Researchers report potential explanations for the evolution of social behavior and intelligence in humans. Humans are characterized by remarkable demographic success compared with our nearest relatives and by advanced social traits such as language, empathy, and altruism. Explaining how human social behavior could have evolved by improving individual reproductive success has been challenging. Owen Lovejoy and colleagues compared neurochemical profiles in the striatum, a brain region that modulates social behavior, among humans, chimpanzees, gorillas, baboons, and monkeys. Humans and great apes had elevated levels of serotonin and neuropeptide Y, compared with other primates. However, striatal dopamine levels were higher and acetylcholine levels were lower in humans than in gorillas or chimpanzees. The human neurochemical profile is consistent with enhanced sensitivity to social cues, social conformity, and reduced within-group aggression. Such a dopamine-dominated striatum (DDS) personality style could have encouraged male provisioning and monogamy in early hominids, which would have improved female and offspring survival. The authors further suggest that reproductive success conferred by the DDS personality would have led to selection for increased social awareness and advanced social behavior, and ultimately to increased brain size and language. In a related study, Lovejoy and colleagues examined the mortality and fertility of macaques, the most demographically successful primates after humans. The authors determined that a key to macaques' reproductive success was elevated female survivorship. According to the authors, a socially monogamous lifestyle would have increased female life expectancy in early and later hominids.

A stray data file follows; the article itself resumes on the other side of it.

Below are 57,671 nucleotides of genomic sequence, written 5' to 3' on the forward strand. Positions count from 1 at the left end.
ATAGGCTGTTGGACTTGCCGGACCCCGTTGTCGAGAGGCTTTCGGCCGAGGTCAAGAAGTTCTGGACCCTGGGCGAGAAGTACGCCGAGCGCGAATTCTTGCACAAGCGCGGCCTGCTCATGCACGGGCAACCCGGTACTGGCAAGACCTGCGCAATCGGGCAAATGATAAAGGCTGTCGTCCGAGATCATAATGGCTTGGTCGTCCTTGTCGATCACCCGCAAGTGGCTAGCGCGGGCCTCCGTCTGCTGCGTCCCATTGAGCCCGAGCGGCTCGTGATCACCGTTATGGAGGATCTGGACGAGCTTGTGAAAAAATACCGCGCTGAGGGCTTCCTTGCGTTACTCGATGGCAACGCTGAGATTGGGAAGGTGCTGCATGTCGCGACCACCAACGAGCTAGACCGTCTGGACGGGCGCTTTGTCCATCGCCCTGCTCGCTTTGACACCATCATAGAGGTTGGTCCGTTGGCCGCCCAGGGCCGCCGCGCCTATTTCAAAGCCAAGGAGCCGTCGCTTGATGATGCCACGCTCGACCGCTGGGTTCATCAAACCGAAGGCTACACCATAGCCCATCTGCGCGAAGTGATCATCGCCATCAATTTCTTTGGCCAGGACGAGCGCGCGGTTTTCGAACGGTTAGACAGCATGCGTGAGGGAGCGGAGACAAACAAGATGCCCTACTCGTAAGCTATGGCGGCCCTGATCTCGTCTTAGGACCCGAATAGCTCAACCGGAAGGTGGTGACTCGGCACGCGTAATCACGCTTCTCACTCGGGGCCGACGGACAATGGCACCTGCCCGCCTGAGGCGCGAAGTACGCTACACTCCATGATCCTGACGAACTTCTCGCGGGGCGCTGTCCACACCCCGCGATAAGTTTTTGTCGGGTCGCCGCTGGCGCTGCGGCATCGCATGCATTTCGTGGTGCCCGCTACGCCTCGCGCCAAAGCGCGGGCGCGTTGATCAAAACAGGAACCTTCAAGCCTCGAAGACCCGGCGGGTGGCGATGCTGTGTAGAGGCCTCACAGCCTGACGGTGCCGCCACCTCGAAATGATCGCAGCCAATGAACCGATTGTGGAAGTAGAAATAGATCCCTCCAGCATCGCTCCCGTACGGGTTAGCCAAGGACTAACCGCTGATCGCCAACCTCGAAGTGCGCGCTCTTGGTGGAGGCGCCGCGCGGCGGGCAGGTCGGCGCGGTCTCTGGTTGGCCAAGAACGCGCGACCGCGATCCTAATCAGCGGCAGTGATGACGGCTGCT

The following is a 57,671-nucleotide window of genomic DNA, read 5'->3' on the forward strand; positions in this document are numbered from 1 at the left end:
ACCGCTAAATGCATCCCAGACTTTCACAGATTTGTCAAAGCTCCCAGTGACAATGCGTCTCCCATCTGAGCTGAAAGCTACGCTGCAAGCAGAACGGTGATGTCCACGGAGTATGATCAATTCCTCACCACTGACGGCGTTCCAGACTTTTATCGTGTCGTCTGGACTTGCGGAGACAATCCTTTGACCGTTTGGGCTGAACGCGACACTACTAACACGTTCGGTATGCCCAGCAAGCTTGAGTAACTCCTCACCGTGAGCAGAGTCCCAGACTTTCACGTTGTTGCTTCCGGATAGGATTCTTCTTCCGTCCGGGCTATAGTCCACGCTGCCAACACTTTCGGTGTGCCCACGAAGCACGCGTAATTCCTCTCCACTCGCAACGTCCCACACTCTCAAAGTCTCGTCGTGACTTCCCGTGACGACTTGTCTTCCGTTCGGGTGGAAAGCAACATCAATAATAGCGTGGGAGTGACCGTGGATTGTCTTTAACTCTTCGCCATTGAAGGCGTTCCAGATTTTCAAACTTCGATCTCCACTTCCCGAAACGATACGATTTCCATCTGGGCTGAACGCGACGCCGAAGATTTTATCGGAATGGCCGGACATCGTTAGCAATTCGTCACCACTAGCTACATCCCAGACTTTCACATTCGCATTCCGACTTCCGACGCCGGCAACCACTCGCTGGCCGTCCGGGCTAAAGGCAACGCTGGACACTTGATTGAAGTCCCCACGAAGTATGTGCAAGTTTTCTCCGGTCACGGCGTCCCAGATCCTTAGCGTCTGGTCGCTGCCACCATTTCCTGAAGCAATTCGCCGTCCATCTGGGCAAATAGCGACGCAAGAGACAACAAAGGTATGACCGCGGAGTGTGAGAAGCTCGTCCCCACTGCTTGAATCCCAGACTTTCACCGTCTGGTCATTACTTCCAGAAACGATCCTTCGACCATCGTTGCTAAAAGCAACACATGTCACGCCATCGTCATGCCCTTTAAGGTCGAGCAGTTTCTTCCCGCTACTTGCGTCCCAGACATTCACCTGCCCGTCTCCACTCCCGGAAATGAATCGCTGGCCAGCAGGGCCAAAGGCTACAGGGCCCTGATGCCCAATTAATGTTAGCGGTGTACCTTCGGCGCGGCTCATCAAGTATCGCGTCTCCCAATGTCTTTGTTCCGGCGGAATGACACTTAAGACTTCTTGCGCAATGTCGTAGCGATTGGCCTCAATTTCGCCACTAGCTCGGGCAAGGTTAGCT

Article #17-19666: "A neurochemical hypothesis for the origin of hominids," by Mary Ann Raghanti et al.
Article #17-19669: "Early hominids may have been weed species," by Richard S. Meindl, Morgan E. Chaney, and C. Owen Lovejoy.
Proceedings of the National Academy of Sciences